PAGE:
Inflammatory Chemokines In Breast Cancer: Regulation By Genetic And Host Factors | 47259
Journal of Cancer Science & Therapy
Like us on:
Our Group organises 3000+ Global Conferenceseries Events every year across USA, Europe & Asia with support from 1000 more scientific Societies and Publishes 700+ Open Access Journals which contains over 50000 eminent personalities, reputed scientists as editorial board members.
This Readership is 10 times more when compared to other Subscription Journals (Source: Google Analytics)
All submissions of the EM system will be redirected to Online Manuscript Submission System. Authors are requested to submit articles directly to Online Manuscript Submission System of respective journal.
Inflammatory chemokines, including CCL2, CCL5, and CXCL8 are major contributors to breast malignancy, acting at many
different levels. We have analyzed the regulation of CCL2 and CCL5 expression by inflammatory cytokines in breast tumors.
Our analyses indicated that TNFα and IL-1β are expressed by the tumor cells in 90% of breast cancer patients, and that both
cytokines potently up-regulated the release of CCL2 and CCL5 by breast tumor cells and by normal breast epithelial cells that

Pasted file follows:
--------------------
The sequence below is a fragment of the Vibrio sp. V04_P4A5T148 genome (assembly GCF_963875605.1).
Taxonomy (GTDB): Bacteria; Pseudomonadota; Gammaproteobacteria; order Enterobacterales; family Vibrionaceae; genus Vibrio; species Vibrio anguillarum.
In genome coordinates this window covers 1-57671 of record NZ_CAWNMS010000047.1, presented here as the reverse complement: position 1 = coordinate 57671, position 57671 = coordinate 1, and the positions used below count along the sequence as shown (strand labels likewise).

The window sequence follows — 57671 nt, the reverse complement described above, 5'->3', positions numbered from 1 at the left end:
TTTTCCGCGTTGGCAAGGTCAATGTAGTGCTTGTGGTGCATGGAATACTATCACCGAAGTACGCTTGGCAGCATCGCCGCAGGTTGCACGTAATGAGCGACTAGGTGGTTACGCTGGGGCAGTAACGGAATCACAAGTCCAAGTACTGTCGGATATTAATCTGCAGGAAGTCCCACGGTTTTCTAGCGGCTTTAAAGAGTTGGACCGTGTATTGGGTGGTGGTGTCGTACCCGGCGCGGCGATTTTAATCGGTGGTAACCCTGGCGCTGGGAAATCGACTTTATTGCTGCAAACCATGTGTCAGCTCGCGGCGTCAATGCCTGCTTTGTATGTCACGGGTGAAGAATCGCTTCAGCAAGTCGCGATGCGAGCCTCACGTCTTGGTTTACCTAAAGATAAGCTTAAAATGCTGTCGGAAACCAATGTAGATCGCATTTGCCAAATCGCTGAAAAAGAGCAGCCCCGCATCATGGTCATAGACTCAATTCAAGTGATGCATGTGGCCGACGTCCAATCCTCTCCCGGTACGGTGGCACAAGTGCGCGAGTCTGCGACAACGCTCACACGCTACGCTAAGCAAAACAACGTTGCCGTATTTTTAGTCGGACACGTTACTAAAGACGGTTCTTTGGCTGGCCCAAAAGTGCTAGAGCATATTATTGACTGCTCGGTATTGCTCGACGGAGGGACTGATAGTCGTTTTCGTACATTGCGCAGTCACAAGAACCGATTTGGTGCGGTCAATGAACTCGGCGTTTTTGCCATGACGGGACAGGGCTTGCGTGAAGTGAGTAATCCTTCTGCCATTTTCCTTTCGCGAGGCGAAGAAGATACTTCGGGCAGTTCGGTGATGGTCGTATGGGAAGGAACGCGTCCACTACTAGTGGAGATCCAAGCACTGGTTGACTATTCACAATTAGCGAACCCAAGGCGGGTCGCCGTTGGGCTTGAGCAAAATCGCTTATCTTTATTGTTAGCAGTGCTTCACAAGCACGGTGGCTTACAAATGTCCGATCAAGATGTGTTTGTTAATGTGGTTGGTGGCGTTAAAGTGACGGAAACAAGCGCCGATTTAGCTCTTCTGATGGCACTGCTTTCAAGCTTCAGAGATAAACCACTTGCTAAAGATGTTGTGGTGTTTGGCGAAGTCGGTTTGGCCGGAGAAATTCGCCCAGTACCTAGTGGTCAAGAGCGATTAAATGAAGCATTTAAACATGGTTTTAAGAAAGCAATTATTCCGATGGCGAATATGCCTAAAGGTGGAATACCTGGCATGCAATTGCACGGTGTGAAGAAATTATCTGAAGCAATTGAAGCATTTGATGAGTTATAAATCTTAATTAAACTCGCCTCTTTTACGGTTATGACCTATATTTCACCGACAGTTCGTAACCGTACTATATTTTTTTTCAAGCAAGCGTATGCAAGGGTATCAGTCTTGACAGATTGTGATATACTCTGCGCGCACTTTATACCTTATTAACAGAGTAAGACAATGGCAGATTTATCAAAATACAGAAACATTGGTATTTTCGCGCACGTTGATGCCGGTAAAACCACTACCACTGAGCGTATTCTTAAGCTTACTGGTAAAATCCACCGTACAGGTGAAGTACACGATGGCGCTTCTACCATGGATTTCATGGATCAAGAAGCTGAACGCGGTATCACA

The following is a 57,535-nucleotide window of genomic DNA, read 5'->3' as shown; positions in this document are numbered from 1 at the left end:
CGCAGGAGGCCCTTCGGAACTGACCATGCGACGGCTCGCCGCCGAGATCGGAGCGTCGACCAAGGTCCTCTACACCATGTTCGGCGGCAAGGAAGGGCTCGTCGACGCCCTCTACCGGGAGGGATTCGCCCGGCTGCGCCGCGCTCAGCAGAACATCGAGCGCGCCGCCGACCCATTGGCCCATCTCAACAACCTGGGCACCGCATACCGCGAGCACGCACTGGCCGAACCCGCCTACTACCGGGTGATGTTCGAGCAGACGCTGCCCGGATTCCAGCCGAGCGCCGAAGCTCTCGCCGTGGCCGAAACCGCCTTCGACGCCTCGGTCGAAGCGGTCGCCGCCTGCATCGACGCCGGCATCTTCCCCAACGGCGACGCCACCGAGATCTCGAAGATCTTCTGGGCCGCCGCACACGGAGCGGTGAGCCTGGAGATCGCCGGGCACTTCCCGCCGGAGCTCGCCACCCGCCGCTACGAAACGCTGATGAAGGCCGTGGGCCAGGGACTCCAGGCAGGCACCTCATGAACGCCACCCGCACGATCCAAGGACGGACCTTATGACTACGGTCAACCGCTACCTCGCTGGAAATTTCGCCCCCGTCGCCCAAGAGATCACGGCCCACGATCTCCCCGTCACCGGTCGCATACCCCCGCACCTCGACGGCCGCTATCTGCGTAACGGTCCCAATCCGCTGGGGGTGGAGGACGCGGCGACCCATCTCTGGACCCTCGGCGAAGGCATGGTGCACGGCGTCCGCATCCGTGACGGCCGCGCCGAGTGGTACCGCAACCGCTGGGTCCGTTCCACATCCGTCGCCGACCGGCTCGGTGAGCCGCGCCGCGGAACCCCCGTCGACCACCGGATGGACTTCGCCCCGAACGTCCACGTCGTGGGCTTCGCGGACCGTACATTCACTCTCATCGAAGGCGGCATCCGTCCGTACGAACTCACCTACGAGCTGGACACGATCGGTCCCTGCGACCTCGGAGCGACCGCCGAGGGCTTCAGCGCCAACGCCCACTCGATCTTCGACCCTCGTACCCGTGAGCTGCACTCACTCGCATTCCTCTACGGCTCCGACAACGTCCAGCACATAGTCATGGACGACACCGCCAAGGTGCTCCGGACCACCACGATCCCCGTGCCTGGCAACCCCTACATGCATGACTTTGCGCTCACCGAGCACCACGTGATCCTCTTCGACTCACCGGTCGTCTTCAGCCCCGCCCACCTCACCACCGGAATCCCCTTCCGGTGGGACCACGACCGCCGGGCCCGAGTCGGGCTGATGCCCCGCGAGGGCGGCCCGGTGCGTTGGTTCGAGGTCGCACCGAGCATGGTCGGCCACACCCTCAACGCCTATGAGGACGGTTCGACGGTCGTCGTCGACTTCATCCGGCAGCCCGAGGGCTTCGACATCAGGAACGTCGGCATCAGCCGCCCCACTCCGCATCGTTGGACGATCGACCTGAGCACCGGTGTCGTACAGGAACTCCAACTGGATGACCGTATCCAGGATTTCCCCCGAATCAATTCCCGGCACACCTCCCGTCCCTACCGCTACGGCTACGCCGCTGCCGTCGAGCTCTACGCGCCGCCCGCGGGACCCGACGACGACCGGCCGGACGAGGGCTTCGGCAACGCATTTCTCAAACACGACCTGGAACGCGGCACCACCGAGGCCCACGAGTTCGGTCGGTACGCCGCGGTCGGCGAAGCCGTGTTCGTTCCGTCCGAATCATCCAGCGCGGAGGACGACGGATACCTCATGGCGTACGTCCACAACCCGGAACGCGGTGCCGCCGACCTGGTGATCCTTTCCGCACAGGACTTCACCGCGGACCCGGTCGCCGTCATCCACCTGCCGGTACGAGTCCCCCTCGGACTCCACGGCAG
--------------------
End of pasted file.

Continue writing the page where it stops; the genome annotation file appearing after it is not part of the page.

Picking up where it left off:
are as yet non-transformed. Also, we found that TNFα and IL-1β act directly on breast tumor cells and on non-transformed
breast epithelial cells to promote cell characteristics leading to increased invasiveness. Combined with additional findings,
we suggest that TNFα and IL-1β from autocrine sources are important up-regulators of CCL2 and CCL5 release in early and
advanced stages of disease, as well as of progression-related processes. In parallel, we have analyzed the roles played by genetic
and signaling components in the regulation of CCL2, CCL5 and CXCL8 in model systems of fibroblasts and of breast tumor
cells. In this part, we focused on two components that undergo oncogenic deregulation in breast cancer, namely the tumor
suppressor p53 and the Ras signaling pathway. Our findings provide evidence to intricate modes of interaction between p53,
Ras and the chemokines, suggesting that inappropriate regulation of these genetic and signaling components promotes the
release of pro-malignancy chemokines in breast cancer. Overall, our findings indicate that cooperation between inflammatory
mediators and genetic/signaling components in breast cancer support breast tumor growth and metastasis.
Dr. Ben-Baruch completed her Graduate studies in Tel Aviv University, Israel. Following her post-doctoral studies at the NIH she returned to Tel Aviv University as a Faculty member, where she started analyzing the roles of chemokines in malignancy. Dr. Ben-Baruch’s laboratory was the first to identify the chemokine CCL5 as a key factor supporting breast malignancy. Dr. Ben-Baruch’s research has contributed to the current understanding of the role of inflammatory chemokines, primarily of CCL2 and CCL5 in breast cancer. It is now agreed by leading investigators in the field that these chemokines are key detrimental factors in breast cancer that could serve as potential targets for therapy, and for identification of patients-at-risk.
Peer Reviewed Journals
Make the best use of Scientific Research and information from our 700 + peer reviewed, Open Access Journals